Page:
Patient 91_co (HIV/HCV) has the codons T12S, L19I, L74V, K103R, E122K, D123E, I135T, S163C, M184V, L214F, K219E, E224K, V245M, L100I, V106I, V179D and M230L and used the drugs 3TC, EFV and TDF for treatment. The mutations K103R and V179D together reduce the virus susceptibility by more than 10 times compared to the drugs NVP and EFV46. The mutations V106I and V179D together may cause resistance the drugs NVP, EFV, ETR and RPV47.

The other patient present in the cluster is 103_co (HIV/HBV); however, this patient is different because he has an undetectable HIV viral load and a CD4 count higher than 700 cells/mm3, characterizing a slow HIV infection progression. In addition, this patient maintained an undetectable HBV viral load. The resistance codons that are present include K238N and L10I, which are indicative of infection progression because these mutations are associated with high viral replication and a decreased effectiveness of PI and NNRTI class drugs48,49,50. In the same way, an efficient immune response could be difficult to maintain under both the HIV and HCV conditions. Similar characteristics with others in this group are present; both are subtype B and AIDS patients, and they are grouped close together in Fig. 4.

People infected with the virus either have not been treated (naïve) or have been treated. When infection occurs, resistant strains can be transmitted. Transmitted resistance is the transfer of viral mutations that cause decreased effectiveness of drugs used in treatment for controlling the disease. However, the viral fitness of resistant strains is sometimes less than that of the wildtype virus, and the use of drugs interrupts the growth and the replication of the wildtype virus. Transmitted resistance is not always negative because as in patient 104_co (HIV/HBV), over time, there was an increase in the number of CD4 cells and a decreased HIV viral load.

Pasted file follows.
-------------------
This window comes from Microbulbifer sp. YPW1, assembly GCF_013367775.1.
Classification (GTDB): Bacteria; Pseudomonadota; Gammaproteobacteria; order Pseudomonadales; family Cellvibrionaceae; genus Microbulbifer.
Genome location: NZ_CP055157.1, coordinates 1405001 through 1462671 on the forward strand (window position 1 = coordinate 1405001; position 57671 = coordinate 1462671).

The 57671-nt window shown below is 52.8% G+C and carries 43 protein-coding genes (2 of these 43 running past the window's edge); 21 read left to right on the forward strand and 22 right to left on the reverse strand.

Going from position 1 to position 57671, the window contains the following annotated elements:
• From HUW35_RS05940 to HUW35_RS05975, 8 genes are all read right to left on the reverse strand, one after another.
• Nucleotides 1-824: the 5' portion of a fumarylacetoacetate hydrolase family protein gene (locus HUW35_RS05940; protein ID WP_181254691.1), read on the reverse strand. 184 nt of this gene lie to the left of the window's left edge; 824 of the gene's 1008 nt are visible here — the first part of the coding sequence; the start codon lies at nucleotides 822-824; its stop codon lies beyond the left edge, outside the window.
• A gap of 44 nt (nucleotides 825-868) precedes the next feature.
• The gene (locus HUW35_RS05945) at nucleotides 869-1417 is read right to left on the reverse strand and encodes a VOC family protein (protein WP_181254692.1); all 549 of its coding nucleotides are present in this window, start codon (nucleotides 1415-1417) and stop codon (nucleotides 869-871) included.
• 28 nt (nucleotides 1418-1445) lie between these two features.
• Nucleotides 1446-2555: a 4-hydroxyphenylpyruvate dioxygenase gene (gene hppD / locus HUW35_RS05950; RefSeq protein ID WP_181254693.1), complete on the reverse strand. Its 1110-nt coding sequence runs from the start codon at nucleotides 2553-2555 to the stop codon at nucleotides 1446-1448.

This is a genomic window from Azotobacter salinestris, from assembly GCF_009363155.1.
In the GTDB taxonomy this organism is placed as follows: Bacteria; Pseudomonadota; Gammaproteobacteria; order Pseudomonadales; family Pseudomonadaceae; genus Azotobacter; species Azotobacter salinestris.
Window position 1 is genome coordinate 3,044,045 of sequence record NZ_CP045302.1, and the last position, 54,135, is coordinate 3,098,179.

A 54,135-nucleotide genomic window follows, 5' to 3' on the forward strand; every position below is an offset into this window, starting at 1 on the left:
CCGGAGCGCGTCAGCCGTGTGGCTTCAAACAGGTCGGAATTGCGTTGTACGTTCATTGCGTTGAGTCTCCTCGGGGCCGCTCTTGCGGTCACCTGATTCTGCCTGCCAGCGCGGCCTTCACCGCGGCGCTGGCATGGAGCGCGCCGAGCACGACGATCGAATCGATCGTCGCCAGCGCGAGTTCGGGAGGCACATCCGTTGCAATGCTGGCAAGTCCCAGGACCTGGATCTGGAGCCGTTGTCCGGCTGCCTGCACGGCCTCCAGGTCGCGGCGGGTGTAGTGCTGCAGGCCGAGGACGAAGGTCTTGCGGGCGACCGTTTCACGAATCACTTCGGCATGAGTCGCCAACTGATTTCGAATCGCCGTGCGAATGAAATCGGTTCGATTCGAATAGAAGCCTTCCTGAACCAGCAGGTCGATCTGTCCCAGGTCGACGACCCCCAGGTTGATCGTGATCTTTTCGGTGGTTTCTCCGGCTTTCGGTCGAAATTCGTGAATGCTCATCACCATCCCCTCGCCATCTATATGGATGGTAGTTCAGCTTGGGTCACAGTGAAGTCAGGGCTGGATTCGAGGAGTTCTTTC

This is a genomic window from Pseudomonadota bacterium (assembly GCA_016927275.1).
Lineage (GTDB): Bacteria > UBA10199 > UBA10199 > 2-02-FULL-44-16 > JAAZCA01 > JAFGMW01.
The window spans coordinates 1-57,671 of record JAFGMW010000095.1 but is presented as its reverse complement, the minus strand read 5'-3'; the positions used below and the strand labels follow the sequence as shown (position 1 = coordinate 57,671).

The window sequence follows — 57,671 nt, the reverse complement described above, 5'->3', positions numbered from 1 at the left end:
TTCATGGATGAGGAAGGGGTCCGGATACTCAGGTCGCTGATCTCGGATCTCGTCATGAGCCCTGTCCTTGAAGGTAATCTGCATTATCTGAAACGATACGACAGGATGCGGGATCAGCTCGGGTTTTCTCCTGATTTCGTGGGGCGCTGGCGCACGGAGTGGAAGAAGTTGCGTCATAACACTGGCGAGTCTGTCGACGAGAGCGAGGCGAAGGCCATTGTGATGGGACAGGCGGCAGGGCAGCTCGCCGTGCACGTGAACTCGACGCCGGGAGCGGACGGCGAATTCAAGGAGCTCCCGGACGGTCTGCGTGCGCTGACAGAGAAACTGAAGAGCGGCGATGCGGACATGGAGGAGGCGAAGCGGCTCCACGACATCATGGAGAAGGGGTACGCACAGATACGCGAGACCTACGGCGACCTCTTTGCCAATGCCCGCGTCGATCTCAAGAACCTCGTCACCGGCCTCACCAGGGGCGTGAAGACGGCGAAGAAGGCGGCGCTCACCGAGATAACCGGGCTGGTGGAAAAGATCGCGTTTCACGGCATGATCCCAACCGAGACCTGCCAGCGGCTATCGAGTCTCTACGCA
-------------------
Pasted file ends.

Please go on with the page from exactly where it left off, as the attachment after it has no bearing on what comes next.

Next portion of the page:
When patients co-infected with HIV and HBV are considered, it is observed that four patients are outside of the cluster (103_co (HIV/HBV), 97_co (HIV/HBV), 107_co (HIV/HBV), 57_mi) in Fig. 3. Patients 103_co and 107_co have asymptomatic infection by HIV and no detectable HIV viral load, CD4 count cell or transmission path. However, when these patients were evaluated by cladogram (Fig. 4), only patients 97_Co (the only co-infected patient with HBV with subtype KF) and 107_co were outside the clusters. This result shows that the non-presence of AIDS in a patient co-infected with HIV and HBV could be a factor to phylogenetically differentiate patients. Patient 103_co had selective pressure from drug therapy and presented resistance to EFV and NVP. Patient 97_co was infected in 2014; this proves that the analysis made from the cladogram is correct (Fig. 4). All patients co-infected with HIV and HCV that are outside of the green cluster in Fig. 3 are also outside of the cluster in Fig. 4, except patient 91_co (HIV/HCV).

The phylogenetic tree results indicate that the patients inside the two main groups of co-infected patients may be infected by up to two different HIV lineages since the branch that supports both clusters is not well supported. Moreover, we have also shown that the HIV infections were quite recent, ranging from the end of the 90’s to the beginning of the 2000’s.

The high probability of four mono-infected to be HCV/HBV infected (at least 1 was positive by PCR) and the low distribution of co/mono-infected patients outside their expected clades, conduct us to consider that HCV/HBV infections may be influencing the HIV evolution. The molecular clock also allowed to date the origin of variants that infected the patients in two main clades as being ~1999 and ~2000, which is a recent origin.

Although the HIV infection progression is dependent of viral51 and host factors52 the presence of the co-infection could lead to overload the host immune system53. The HIV variant circulating in plasma from co-infected patients represents the most adapted strain under these conditions (co-infection). The results presented here showed that the presence of a hepatotropic virus (HBV or HCV) can be lead to emergence of the specific HIV variants.

In conclusion, the results obtained in this study suggest, for the first time, that HIV RT and PR genes variability could be a genetic biomarker to coinfection with HBV or HCV. Knowledge of the HIV RT and PR sequences could provide information for clinical investigation about possible HBV or HCV coinfection.


Patients’ Selection

Aliquots of EDTA-anticoagulated peripheral venous blood were collected from 34 HIV/Hepatitis (B or C) Virus coinfected patients from the Infectious Diseases Specialized Assistance Service, Botucatu Medical School, Sao Paulo State University, UNESP, Botucatu, SP, Brazil. Inclusion criteria were the presence of HIV and HCV or HBV confirmed in patients’ medical registers. Exclusion criteria were: patients with age below 18 years old, pregnant women and the presence of other hepatic diseases. Then, the patients included in this study represent all coinfected population in studied region.